Bush says he refused to bail out Republicans on Iraq withdrawal
Washington, Jan.12 (ANI): Outgoing US President George W Bush has admitted to refusing to "bail out" his Republican party by withdrawing troops "during the darkest days of Iraq".
That decision is now lauded by his father in an unprecedented joint interview to FOX News Sunday.
"During the darkest days of Iraq, people came to me and said, 'You're creating incredible political difficulties for us,'" the current president said as his term draws to a close. "And I said, 'Oh, really? What do you suggest I do?' And some suggested retreat, pull out of Iraq.
"But I had faith that freedom exists in people's souls, and therefore, if given a chance, democracy and Iraqi-style democracy could survive and work," the president said.
"I didn't compromise that principle for the sake of trying to, you know, bail out my political party."
The president's father, former President George H.W. Bush, became emotional when assessing his son's tenure.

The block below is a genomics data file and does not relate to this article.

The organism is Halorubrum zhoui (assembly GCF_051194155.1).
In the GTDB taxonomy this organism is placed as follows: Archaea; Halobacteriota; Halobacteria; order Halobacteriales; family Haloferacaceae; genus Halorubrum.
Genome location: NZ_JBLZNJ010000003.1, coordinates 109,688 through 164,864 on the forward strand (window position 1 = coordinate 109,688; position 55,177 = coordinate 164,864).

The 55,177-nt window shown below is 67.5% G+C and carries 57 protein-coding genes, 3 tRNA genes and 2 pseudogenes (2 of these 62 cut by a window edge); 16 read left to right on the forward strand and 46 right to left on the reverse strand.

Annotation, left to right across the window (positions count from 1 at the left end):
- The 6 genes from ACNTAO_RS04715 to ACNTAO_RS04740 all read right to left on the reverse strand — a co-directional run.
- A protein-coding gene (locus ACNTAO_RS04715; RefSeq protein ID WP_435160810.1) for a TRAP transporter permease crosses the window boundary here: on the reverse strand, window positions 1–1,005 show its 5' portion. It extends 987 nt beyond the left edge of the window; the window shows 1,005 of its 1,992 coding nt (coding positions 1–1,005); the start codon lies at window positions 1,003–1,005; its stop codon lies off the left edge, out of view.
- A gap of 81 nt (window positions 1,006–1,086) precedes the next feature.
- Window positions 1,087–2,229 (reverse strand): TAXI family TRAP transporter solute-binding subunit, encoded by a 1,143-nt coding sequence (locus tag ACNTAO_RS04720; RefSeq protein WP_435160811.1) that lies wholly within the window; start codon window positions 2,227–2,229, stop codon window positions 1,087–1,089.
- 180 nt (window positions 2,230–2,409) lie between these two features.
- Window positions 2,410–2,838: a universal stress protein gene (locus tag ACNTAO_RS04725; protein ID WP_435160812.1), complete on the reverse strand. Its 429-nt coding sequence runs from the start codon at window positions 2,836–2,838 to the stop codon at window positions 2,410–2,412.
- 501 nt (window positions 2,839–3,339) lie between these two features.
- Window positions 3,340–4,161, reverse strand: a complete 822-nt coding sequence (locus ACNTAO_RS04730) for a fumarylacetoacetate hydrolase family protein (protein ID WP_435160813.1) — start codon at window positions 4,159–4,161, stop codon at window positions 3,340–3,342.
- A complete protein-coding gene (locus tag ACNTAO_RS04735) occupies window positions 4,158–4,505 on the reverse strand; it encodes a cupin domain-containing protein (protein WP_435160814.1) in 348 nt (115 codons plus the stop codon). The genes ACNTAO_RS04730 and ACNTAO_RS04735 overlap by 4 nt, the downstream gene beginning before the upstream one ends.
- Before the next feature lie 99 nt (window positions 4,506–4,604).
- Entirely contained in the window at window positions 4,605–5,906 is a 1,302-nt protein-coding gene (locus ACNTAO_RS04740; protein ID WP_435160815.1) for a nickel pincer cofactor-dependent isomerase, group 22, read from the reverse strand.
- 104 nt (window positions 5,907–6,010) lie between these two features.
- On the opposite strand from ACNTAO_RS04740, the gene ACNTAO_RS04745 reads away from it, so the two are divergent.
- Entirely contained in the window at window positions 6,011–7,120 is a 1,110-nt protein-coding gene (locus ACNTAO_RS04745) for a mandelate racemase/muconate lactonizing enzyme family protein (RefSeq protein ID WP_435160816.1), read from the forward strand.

"You can make a tough decision and stay with it," he told his son before turning to Hume in the White House Diplomatic Room. "And he's been tested unlike any other president with 9/11. So he passed the test."
He said political invective has "gotten worse" since his days in the White House, adding: "It's offensive, very offensive."
The younger Bush agreed. "The biggest disappointment in the political process, that's been this kind of bitterness by a few people to the point where they don't want to have a logical discussion or a civil discussion about policy," he said. "They just want to tear you down."
Bush said he is planning to write a book about his presidency.
"I'm toying with the idea of maybe describing the toughest decisions I had to make as president, and the context in which I made them," he said.
"It is very hard for people to remember what life was like a mere four or five years ago. And it's going to be very important for me to recreate the environment in which I had to make certain decisions, particularly the environment of right after September the 11th, 2001," he added. (ANI)